“Sailing to Byzantium” is set in a 50th century world in which only five cities exist.  These are not, by any stretch of the imagination, ordinary cities; they are replicas of major cities from the past that have been reconstructed here as they were in their prime solely for the pleasure of this world’s citizens to explore and experience them.  From time-to-time, one of the cities is “retired” and replaced by a new one so that people will always have a new experience to look forward to.  Since no one in this world seems to have a job anymore, rotating the cities on a regular basis plays a major role in keeping boredom to a minimum. 

Robert Silverberg
The five cities are all staffed by “temporaries,” a group of people there to play the roles of those who lived in the actual cities in the past.  As the story begins, the current cities are: Chang-an, Asgard, New Chicago, Timbuctoo, and Alexandria.  The story’s central character is a “visitor” to the 50the century, a tall man who has vivid memories of the “Old Chicago.” The man knows almost nothing about himself except that he is different from everyone he has met so far.  He remembers that his name is Charles Phillips and that he has somehow been transported here from his 1984 life…whatever that may have been like.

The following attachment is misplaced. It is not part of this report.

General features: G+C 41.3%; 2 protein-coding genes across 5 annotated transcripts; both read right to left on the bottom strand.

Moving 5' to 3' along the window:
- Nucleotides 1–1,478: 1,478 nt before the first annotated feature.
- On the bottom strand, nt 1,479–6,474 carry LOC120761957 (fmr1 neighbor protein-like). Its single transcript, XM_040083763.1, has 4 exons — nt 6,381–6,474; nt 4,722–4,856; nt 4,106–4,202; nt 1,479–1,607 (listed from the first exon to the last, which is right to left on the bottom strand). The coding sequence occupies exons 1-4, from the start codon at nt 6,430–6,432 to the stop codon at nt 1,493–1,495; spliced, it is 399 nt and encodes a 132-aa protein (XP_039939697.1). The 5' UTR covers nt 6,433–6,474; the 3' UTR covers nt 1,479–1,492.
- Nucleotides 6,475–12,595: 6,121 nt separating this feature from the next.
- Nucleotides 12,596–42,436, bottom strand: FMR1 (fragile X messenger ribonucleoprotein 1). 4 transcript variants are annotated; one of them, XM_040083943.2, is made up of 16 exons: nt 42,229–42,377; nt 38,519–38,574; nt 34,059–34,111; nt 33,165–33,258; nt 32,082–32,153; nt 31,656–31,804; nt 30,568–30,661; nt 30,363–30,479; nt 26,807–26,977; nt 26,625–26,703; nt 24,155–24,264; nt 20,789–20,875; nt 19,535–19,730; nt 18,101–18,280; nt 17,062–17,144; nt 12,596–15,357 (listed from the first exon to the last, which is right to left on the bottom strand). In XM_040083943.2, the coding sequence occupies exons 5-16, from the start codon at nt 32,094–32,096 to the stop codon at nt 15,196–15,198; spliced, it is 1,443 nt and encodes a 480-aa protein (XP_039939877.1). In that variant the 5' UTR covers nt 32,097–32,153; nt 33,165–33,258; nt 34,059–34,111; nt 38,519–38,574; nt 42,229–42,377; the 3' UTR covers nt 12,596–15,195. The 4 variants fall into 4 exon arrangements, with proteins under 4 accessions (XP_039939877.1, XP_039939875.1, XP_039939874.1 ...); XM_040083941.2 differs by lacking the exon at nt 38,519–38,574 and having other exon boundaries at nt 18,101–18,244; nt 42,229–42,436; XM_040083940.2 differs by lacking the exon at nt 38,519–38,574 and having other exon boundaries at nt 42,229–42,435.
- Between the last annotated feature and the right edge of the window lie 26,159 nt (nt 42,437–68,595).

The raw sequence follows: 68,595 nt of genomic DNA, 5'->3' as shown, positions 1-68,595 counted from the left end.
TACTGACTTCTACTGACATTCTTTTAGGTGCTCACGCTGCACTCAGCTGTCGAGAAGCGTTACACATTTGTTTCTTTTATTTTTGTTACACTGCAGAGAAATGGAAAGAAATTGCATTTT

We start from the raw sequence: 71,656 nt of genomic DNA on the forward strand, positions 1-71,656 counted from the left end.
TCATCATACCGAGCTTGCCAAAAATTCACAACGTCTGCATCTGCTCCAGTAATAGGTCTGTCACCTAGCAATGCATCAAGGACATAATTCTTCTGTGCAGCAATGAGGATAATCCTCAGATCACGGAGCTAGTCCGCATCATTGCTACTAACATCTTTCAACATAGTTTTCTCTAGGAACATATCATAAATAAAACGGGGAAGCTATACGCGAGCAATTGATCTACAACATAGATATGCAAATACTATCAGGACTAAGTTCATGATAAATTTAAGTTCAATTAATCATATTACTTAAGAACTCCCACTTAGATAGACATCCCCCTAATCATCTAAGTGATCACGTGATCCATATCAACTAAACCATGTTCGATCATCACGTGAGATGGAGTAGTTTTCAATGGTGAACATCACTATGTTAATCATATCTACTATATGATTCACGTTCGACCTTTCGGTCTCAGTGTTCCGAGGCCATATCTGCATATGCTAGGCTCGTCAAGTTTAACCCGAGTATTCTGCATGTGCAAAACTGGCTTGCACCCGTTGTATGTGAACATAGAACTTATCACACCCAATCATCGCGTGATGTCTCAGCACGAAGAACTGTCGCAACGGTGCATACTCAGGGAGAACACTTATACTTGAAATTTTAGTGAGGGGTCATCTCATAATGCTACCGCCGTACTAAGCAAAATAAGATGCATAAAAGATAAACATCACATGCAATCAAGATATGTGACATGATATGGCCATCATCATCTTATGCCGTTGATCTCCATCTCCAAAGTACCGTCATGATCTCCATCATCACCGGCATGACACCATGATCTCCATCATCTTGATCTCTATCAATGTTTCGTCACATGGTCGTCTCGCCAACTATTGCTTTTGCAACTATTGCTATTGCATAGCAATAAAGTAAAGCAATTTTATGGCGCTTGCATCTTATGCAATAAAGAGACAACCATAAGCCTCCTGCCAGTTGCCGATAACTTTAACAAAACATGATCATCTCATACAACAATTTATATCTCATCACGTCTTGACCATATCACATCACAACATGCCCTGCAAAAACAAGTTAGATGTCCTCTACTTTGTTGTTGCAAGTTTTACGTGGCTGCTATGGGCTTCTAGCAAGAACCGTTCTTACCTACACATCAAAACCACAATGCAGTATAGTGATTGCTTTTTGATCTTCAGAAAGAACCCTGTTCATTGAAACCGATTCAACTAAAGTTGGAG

Phillips wonders about the true nature of the “temporaries” he encounters as he explores different cities with his 50th century girlfriend.  Are they real or are they something less than human?  But wonder as he might, definitive answers are hard to come by until he meets another “visitor” from the past for the first time ever.  Phillips is astounded to learn that this Viking warrior from a period in time much older than his own has figured out a few things for himself that never occurred to Phillips’ more “modern” self.